2. Fertilizer Selection: Choose a fertilizer that complements your soil’s nitrogen levels. Slow-release fertilizers are generally a good choice for balanced nutrient delivery.

As your grass goes dormant during the fall you should stop your applications.

If you’ve noticed yellow patches on your St. Augustine grass, another common cause is nitrogen imbalances in the soil. This can be either through excessive nitrogen or through a nitrogen deficiency.


Over-watering your lawn can lead to a number of problems, including root rot and your St Augustine grass dying. 

Root rot is caused by too much moisture around the roots of your grass. This can happen if you water too often or if you don’t allow the grass to dry out between waterings. Root rot can reduce the amount of iron in the soil, which can lead to chlorosis (yellowing of the leaves) and eventually the death of the grass.

So, how much water does your lawn really need? It depends on a number of factors, including the type of grass, the time of year, and the weather. In general, most grasses need about 1 inch of water per week. But during hot, dry weather, you may need to water more often to keep the grass from wilting.

If you’re not sure how much to water, it’s best to err on the side of too little rather than too much. Watering less often will encourage deeper root growth, which is more drought-resistant. And if you do happen to overwater, don’t worry – the grass will usually recover once the weather cools off and the rains return.

Watering Schedule by Climate

Climate TypeSpringSummerFallWinter
Arid/Desert2-3x week4-5x week2x week1x week
Temperate1x week2x week1x week1x month
Tropical1-2x week2x week2x week1x week
Cold/Northern (not suitable)1x week1x week1x weekNo water

Note: The frequency indicates deep watering sessions, aiming for soil moisture at a depth of 4-6 inches.

Arid/Desert Climates

In arid regions, the air is dry and the soil loses moisture quickly. You’ll need to water more frequently, especially during the hot summer months, to maintain a healthy lawn.

Temperate Climates

St. Augustine grass is not really ideal for temperate climates. If you ve it in a temperate area, rainfall is often sufficient to meet the grass’s needs, especially in the spring and fall. However, you may need to increase watering frequency during dry spells in the summer.

Tropical Climates

In tropical regions, high humidity levels often mean that your lawn requires less frequent watering. Be cautious not to over-water, as the soil may already retain a lot of moisture.

Cold/Northern Climates

St. Augustine grass is not suited for cold climates. If you do have it in a colder region, watering needs will be minimal, especially during winter when the grass is dormant.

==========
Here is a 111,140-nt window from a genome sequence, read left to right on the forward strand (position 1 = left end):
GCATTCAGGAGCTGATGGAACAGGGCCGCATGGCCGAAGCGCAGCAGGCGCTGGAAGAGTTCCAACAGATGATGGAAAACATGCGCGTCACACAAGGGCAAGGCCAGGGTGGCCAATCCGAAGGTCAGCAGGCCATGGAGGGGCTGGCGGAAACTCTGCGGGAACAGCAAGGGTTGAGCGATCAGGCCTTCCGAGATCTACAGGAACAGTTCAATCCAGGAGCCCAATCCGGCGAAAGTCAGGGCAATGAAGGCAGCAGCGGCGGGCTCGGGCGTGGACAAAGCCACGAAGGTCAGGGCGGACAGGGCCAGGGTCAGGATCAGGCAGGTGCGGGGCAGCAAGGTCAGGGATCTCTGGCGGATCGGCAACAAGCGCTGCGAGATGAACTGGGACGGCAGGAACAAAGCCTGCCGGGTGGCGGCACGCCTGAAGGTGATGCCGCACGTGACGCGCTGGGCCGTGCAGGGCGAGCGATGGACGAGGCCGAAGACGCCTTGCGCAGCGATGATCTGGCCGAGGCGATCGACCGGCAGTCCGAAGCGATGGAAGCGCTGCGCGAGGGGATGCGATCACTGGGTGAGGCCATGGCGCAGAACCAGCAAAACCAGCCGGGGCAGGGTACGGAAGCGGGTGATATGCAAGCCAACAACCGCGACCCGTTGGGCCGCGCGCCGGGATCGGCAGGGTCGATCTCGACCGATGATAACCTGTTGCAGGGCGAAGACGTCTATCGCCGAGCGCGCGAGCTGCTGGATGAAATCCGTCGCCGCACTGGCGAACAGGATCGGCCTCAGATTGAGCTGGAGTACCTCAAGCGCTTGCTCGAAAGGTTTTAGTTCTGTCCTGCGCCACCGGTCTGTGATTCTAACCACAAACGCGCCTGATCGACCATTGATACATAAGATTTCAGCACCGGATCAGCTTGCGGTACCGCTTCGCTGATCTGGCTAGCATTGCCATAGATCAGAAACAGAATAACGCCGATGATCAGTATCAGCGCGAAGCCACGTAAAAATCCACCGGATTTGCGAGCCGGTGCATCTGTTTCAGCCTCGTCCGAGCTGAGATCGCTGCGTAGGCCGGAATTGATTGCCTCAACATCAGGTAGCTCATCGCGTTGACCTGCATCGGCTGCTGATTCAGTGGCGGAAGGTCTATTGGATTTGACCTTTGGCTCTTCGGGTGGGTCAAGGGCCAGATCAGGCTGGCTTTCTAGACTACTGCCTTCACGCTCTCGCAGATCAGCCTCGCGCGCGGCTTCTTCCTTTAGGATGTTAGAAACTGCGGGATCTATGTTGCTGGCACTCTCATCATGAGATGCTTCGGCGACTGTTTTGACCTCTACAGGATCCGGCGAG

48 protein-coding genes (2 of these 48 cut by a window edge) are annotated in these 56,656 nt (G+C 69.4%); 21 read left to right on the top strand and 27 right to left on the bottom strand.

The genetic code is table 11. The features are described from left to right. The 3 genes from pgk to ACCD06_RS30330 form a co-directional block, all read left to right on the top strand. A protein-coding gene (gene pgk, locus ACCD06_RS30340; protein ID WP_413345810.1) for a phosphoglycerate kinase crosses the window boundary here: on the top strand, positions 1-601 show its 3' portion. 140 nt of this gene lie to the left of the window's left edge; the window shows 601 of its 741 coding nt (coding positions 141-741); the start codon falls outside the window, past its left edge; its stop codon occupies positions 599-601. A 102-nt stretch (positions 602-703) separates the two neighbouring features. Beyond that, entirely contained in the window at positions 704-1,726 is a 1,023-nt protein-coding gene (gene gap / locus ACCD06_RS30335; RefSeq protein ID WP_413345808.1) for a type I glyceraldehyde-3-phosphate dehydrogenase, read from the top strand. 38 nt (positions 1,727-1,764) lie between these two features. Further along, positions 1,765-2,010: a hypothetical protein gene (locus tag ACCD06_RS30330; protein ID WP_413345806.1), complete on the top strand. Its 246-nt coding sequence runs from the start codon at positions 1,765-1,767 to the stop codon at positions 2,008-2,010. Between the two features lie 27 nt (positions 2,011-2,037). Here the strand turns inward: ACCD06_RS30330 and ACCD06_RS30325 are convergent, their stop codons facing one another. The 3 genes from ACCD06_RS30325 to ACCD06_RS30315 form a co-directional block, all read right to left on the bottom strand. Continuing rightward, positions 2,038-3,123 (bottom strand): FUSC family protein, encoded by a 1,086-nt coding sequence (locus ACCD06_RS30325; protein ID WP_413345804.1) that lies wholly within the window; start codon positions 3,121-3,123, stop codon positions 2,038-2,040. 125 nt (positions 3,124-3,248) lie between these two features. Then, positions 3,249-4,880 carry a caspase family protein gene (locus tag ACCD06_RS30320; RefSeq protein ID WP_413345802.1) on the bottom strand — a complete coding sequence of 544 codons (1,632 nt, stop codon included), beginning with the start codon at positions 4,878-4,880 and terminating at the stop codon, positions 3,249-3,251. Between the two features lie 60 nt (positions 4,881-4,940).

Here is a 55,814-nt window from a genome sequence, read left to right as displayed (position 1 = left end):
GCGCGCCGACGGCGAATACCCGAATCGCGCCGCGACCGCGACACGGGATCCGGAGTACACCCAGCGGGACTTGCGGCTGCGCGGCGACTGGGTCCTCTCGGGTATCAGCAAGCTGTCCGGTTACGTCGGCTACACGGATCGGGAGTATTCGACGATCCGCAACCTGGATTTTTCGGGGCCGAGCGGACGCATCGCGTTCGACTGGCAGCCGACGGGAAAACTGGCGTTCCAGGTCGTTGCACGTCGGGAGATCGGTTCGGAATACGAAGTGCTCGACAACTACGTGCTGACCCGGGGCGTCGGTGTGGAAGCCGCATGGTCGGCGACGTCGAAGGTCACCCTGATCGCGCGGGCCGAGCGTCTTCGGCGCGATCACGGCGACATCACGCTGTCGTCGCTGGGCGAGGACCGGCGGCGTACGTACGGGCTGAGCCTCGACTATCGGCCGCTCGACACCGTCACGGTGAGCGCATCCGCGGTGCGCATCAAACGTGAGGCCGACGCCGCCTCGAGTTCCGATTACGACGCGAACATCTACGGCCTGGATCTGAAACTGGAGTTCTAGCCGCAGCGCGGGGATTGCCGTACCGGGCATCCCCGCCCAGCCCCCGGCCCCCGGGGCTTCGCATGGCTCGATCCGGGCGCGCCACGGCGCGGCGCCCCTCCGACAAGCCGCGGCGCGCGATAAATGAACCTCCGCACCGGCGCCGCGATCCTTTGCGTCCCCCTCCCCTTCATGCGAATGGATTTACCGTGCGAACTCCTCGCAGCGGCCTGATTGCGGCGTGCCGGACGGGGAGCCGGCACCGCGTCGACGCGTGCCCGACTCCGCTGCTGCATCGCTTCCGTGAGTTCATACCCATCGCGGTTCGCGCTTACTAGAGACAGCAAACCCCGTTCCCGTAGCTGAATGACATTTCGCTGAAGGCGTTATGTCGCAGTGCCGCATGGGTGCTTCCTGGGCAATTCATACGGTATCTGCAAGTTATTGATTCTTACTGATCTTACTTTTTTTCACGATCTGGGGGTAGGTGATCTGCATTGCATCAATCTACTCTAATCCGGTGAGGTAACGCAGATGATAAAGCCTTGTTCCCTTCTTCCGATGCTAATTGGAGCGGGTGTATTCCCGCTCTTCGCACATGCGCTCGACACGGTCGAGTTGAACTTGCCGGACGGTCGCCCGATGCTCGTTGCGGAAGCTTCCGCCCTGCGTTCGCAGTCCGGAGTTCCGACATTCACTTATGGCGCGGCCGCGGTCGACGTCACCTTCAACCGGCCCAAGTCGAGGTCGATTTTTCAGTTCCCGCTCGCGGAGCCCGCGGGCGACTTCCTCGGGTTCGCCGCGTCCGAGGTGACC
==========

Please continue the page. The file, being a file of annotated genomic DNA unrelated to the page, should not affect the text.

Key Tips for Effective Watering

  1. Early Morning Watering: This allows the grass to dry out during the day, reducing disease risk.
  2. Deep Watering: Aim for soil moisture at a depth of 4-6 inches to encourage strong root growth.

Note: The frequency indicates deep watering sessions, aiming for soil moisture at a depth of 4-6 inches.

Arid/Desert Climates

In arid regions, the air is dry and the soil loses moisture quickly. You’ll need to water more frequently, especially during the hot summer months, to maintain a healthy lawn.

Tropical Climates

In tropical regions, high humidity levels often mean that your lawn requires less frequent watering. Be cautious not to over-water, as the soil may already retain a lot of moisture.

Cold/Northern Climates

St. Augustine grass is not ideally suited for cold climates. If you do have it in a colder region, watering needs will be minimal, especially during winter when the grass is dormant.

Key Tips for Effective Watering

  1. Early Morning Watering: This allows the grass to dry out during the day, reducing disease risk.
  2. Deep Watering: Aim for soil moisture at a depth of 4-6 inches to encourage strong root growth.

Final Thoughts: Is Your St Augustine Grass Turning Yellow?

If you’ve noticed your St. Augustine grass start to develop yellow patches, don’t fret. This comprehensive guide has equipped you with the knowledge to diagnose and treat the most common issues affecting this popular turfgrass. Here are the key takeaways and actionable steps to get your lawn back to its vibrant green state:

Key Takeaways:

  1. Fungal Diseases: Regular lawn maintenance and proper watering can prevent most fungal issues. Consider fungicides for severe cases.
  2. Iron Deficiency: Soil testing is crucial for diagnosing nutrient imbalances. Iron supplements can correct deficiencies.
  3. Nitrogen Imbalances: Both excessive and deficient nitrogen levels have distinct symptoms. Tailor your fertilization strategy based on soil tests.
  4. Over-Watering: Climate-specific watering schedules can help you avoid waterlogged soil and root rot.

Next Steps:

  1. Soil Testing: The first step in any lawn revival plan should be a comprehensive soil test. This will help you understand what your lawn is lacking.
  2. Product Selection: Choose fertilizers and supplements that match your soil’s nutrient profile. Look for slow-release fertilizers and specific nutrient supplements as needed.
  3. Watering Schedule: Adjust your watering routine based on your climate and the current season. Early morning is the best time to water.
  4. Regular Monitoring: Keep an eye on your lawn’s color and growth patterns. This will help you catch any issues before they become severe problems.

Following these steps should help you well on your way to reviving your yellowing St. Augustine grass. Remember, a healthy lawn is an ongoing commitment that requires regular care and attention. Armed with this guide, you’re now better prepared to maintain a lush, green lawn that’s the envy of the neighborhood.